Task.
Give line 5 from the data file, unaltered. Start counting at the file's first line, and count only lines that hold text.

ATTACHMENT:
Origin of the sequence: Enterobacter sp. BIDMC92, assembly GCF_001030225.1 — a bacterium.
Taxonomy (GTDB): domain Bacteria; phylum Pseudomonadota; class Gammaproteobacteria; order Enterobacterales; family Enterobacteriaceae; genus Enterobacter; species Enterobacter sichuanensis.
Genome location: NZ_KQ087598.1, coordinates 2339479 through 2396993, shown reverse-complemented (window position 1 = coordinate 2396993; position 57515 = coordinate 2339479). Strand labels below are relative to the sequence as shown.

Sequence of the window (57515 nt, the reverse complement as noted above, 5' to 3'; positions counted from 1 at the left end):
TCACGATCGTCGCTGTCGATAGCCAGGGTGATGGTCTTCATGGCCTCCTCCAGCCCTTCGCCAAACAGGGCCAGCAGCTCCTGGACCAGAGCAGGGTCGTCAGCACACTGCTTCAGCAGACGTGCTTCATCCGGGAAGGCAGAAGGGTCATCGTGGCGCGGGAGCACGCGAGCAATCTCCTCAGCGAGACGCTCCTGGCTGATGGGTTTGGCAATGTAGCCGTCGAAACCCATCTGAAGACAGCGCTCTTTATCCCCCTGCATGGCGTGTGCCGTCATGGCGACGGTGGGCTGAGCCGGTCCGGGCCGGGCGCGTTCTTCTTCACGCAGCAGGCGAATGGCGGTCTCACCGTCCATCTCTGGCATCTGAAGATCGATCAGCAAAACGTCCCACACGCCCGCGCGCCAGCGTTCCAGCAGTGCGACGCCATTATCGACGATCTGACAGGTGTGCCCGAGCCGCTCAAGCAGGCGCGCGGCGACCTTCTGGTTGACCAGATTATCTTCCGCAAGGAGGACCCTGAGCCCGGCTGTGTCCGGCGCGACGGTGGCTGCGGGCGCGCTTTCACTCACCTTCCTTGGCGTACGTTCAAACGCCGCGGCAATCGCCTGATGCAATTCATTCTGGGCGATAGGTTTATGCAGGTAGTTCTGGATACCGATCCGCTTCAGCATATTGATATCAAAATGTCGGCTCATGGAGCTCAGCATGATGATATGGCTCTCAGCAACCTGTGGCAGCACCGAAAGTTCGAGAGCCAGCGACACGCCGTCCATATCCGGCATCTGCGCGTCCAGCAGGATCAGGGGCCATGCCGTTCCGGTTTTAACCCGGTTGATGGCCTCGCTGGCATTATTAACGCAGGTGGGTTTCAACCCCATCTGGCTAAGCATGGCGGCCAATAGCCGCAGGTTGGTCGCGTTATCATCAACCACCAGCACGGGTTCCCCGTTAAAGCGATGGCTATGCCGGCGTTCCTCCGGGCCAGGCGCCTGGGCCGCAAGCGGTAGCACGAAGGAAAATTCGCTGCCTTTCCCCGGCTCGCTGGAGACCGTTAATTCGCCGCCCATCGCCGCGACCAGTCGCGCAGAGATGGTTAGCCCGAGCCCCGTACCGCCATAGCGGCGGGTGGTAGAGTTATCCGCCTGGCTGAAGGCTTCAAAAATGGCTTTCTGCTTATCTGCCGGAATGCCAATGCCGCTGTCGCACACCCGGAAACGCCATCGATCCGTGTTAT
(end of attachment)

TCACGATCGTCGCTGTCGATAGCCAGGGTGATGGTCTTCATGGCCTCCTCCAGCCCTTCGCCAAACAGGGCCAGCAGCTCCTGGACCAGAGCAGGGTCGTCAGCACACTGCTTCAGCAGACGTGCTTCATCCGGGAAGGCAGAAGGGTCATCGTGGCGCGGGAGCACGCGAGCAATCTCCTCAGCGAGACGCTCCTGGCTGATGGGTTTGGCAATGTAGCCGTCGAAACCCATCTGAAGACAGCGCTCTTTATCCCCCTGCATGGCGTGTGCCGTCATGGCGACGGTGGGCTGAGCCGGTCCGGGCCGGGCGCGTTCTTCTTCACGCAGCAGGCGAATGGCGGTCTCACCGTCCATCTCTGGCATCTGAAGATCGATCAGCAAAACGTCCCACACGCCCGCGCGCCAGCGTTCCAGCAGTGCGACGCCATTATCGACGATCTGACAGGTGTGCCCGAGCCGCTCAAGCAGGCGCGCGGCGACCTTCTGGTTGACCAGATTATCTTCCGCAAGGAGGACCCTGAGCCCGGCTGTGTCCGGCGCGACGGTGGCTGCGGGCGCGCTTTCACTCACCTTCCTTGGCGTACGTTCAAACGCCGCGGCAATCGCCTGATGCAATTCATTCTGGGCGATAGGTTTATGCAGGTAGTTCTGGATACCGATCCGCTTCAGCATATTGATATCAAAATGTCGGCTCATGGAGCTCAGCATGATGATATGGCTCTCAGCAACCTGTGGCAGCACCGAAAGTTCGAGAGCCAGCGACACGCCGTCCATATCCGGCATCTGCGCGTCCAGCAGGATCAGGGGCCATGCCGTTCCGGTTTTAACCCGGTTGATGGCCTCGCTGGCATTATTAACGCAGGTGGGTTTCAACCCCATCTGGCTAAGCATGGCGGCCAATAGCCGCAGGTTGGTCGCGTTATCATCAACCACCAGCACGGGTTCCCCGTTAAAGCGATGGCTATGCCGGCGTTCCTCCGGGCCAGGCGCCTGGGCCGCAAGCGGTAGCACGAAGGAAAATTCGCTGCCTTTCCCCGGCTCGCTGGAGACCGTTAATTCGCCGCCCATCGCCGCGACCAGTCGCGCAGAGATGGTTAGCCCGAGCCCCGTACCGCCATAGCGGCGGGTGGTAGAGTTATCCGCCTGGCTGAAGGCTTCAAAAATGGCTTTCTGCTTATCTGCCGGAATGCCAATGCCGCTGTCGCACACCCGGAAACGCCATCGATCCGTGTTAT